Software QA FYI - SQAFYI

Glossary of Software QA/Testing

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Big-Bang Strategy
Big-Bang approach is very simple in its philosophy where basically all the modules or builds are constructed and tested independently of each other and when they are finished, they are all put together at the same time.
The main advantage of this approach is that it is very quick as no drivers or stubs are needed, thus cutting down on the development time.
However, as with anything that is quickly slapped together, this process usually yields more errors than the other two. Since these errors have to be fixed and take more time to fix than errors at the module level, this method is usually considered the least effective.
Because of the amount of coordination that is required it is also very demanding on the resources. Another drawback is that there is really nothing to demonstrate until all the modules have been built and integrated.

An inspection is more formalized than a 'walkthrough', typically with 3-8 people including a moderator, reader, and a recorder to take notes. The subject of the inspection is typically a document such as a requirements spec or a test plan, and the purpose is to find problems and see what's missing, not to fix anything. Attendees should prepare for this type of meeting by reading thru the document; most problems will be found during this preparation. The result of the inspection meeting should be a written report. Thorough preparation for inspections is difficult, painstaking work, but is one of the most cost effective methods of ensuring quality. Employees who are most skilled at inspections are like the 'eldest brother' in the parable in 'Why is it often hard for management to get serious about quality assurance?'. Their skill may have low visibility but they are extremely valuable to any software development organization, since bug prevention is far more cost-effective than bug detection.
1) A formal evaluation technique in which software requirements, design, or code are examined in detail by a person or group other than the author to detect faults, violations of development standards, and other problems. 2) A quality improvement process for written material that consists of two dominant components: product (document) improvement and process improvement (document production and inspection). Instrument: To install or insert devices or instructions into hardware or software to monitor the operation of a system or component.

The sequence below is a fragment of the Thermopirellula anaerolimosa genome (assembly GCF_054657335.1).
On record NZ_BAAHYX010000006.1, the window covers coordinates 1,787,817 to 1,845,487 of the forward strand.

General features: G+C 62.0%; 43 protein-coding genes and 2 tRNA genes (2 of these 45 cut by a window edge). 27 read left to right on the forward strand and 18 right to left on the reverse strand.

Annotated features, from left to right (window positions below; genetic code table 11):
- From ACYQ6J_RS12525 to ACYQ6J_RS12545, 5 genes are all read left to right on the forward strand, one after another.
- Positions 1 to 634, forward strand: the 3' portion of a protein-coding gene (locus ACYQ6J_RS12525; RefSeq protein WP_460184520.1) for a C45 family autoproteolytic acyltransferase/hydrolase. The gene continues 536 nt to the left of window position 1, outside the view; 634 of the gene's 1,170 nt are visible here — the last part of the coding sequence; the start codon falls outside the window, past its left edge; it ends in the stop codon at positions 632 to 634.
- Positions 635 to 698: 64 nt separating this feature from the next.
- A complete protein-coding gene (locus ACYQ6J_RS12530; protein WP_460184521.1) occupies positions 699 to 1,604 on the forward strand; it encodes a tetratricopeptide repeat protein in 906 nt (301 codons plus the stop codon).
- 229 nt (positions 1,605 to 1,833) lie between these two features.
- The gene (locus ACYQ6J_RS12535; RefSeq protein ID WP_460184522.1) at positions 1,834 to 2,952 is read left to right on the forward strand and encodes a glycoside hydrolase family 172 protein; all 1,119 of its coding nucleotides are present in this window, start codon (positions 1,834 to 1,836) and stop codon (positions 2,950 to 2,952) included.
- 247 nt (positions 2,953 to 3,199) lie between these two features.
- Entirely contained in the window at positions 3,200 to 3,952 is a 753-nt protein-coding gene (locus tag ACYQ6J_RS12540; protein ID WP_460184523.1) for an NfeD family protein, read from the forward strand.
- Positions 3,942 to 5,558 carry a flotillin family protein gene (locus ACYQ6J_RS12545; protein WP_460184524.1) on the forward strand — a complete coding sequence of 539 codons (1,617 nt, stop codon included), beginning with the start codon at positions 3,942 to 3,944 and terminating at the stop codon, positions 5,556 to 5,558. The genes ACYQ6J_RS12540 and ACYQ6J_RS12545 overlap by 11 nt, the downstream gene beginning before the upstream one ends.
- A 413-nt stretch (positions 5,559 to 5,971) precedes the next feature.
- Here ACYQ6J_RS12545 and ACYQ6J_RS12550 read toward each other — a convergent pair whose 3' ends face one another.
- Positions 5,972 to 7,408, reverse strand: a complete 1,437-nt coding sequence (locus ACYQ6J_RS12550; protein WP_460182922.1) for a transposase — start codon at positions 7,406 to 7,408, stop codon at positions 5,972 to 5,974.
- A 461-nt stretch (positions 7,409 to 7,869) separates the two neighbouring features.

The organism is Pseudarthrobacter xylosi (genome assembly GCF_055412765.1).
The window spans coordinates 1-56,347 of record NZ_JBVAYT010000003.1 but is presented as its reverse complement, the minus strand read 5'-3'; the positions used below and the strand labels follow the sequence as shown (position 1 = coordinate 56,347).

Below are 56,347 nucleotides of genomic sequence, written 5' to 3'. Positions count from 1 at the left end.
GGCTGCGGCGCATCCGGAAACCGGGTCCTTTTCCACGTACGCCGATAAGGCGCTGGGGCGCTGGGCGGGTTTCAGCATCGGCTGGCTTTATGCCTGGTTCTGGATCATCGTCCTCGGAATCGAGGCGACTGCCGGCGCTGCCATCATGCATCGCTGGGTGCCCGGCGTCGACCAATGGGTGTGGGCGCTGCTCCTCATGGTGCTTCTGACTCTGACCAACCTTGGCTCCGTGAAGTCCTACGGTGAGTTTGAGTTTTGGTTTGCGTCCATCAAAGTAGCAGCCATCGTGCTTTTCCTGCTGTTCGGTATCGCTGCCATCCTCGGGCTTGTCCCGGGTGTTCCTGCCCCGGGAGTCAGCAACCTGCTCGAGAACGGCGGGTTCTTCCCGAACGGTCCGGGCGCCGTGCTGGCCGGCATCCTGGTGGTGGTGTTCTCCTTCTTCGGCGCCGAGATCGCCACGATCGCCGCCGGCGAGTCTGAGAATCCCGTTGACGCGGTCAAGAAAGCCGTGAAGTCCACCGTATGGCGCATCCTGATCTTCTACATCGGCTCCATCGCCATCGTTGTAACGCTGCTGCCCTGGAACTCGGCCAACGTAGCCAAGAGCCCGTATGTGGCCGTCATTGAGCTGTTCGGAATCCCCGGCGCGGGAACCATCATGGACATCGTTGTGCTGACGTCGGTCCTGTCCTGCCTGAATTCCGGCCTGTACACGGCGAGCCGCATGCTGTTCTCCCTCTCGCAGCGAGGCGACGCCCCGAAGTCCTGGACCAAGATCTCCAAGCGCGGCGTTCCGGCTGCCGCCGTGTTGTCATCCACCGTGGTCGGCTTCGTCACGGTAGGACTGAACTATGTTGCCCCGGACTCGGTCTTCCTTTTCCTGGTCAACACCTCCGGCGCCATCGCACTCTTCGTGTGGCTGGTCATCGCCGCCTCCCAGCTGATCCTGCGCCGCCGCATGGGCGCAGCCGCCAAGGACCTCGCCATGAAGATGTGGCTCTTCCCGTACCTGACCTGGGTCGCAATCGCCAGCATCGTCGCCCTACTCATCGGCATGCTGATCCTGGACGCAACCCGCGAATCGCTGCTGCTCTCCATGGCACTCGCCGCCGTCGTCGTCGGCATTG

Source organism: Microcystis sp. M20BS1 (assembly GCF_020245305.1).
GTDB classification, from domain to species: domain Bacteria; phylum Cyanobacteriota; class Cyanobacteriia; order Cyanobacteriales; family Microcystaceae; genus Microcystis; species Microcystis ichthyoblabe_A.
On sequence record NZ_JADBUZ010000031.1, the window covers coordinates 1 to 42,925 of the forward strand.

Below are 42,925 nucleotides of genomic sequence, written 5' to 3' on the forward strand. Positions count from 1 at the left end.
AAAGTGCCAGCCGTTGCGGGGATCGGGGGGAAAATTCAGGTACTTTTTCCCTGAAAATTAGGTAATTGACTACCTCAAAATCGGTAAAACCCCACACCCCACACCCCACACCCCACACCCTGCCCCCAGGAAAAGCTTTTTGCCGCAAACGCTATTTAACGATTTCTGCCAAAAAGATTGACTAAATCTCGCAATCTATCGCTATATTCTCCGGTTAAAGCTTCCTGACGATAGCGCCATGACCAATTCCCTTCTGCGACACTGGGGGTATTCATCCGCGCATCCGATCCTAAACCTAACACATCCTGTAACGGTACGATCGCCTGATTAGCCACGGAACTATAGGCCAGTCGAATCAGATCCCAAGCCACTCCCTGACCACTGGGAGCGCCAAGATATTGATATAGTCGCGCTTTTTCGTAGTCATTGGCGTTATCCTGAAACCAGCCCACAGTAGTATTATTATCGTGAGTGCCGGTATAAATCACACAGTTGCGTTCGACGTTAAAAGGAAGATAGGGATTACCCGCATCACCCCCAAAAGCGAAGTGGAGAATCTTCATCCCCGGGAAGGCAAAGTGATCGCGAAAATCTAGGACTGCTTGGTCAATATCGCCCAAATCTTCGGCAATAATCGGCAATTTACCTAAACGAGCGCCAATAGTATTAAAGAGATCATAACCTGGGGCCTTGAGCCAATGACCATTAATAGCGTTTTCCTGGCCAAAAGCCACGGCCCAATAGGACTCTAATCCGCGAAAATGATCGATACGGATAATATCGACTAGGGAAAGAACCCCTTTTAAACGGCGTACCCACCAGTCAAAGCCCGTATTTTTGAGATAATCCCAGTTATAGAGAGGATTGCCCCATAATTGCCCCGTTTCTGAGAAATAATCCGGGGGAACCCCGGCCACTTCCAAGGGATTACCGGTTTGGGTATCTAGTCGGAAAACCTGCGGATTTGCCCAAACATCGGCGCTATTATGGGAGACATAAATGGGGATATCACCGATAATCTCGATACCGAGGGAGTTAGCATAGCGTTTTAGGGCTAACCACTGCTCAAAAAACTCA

An inspection is a formal meeting, more formalized than a walk-through and typically consists of 3-10 people including a moderator, reader (the author of whatever is being reviewed) and a recorder (to make notes in the document). The subject of the inspection is typically a document, such as a requirements document or a test plan. The purpose of an inspection is to find problems and see what is missing, not to fix anything. The result of the meeting should be documented in a written report. Attendees should prepare for this type of meeting by reading through the document, before the meeting starts; most problems are found during this preparation. Preparation for inspections is difficult, but is one of the most cost-effective methods of ensuring quality, since bug prevention is more cost effective than bug detection.

Coverage analysis
Determining and assessing measures associated with the invocation of program structural elements to determine the adequacy of a test run. Coverage analysis is useful when attempting to execute each statement, branch, path, or iterative structure in a program. Tools that capture this data and provide reports summarizing relevant information have this feature.

The sudden and complete failure of a computer system or component.

The degree of impact that a requirement, module, error, fault, failure, or other item has on the development or operation of a system. Syn: severity.

Cyclomatic complexity
(1)The number of independent paths through a program.
(2)The cyclomatic complexity of a program is equivalent to the number of decision statements plus 1.

A discrepancy between a computed, observed, or measured value or condition and the true, specified, or theoretically correct value or condition.

Error guessing
Test data selection technique. The selection criterion is to pick values that seem likely to cause errors.

Error seeding
error seeding. (IEEE) The process of intentionally adding known faults to those already in a computer program for the purpose of monitoring the rate of detection and removal, and estimating the number of faults remaining in the program. Contrast with mutation analysis.

An event that causes suspension of normal program execution. Types include addressing exception, data exception, operation exception, overflow exception, protection exception, and underflow exception.

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Glossary of Software QA/Testing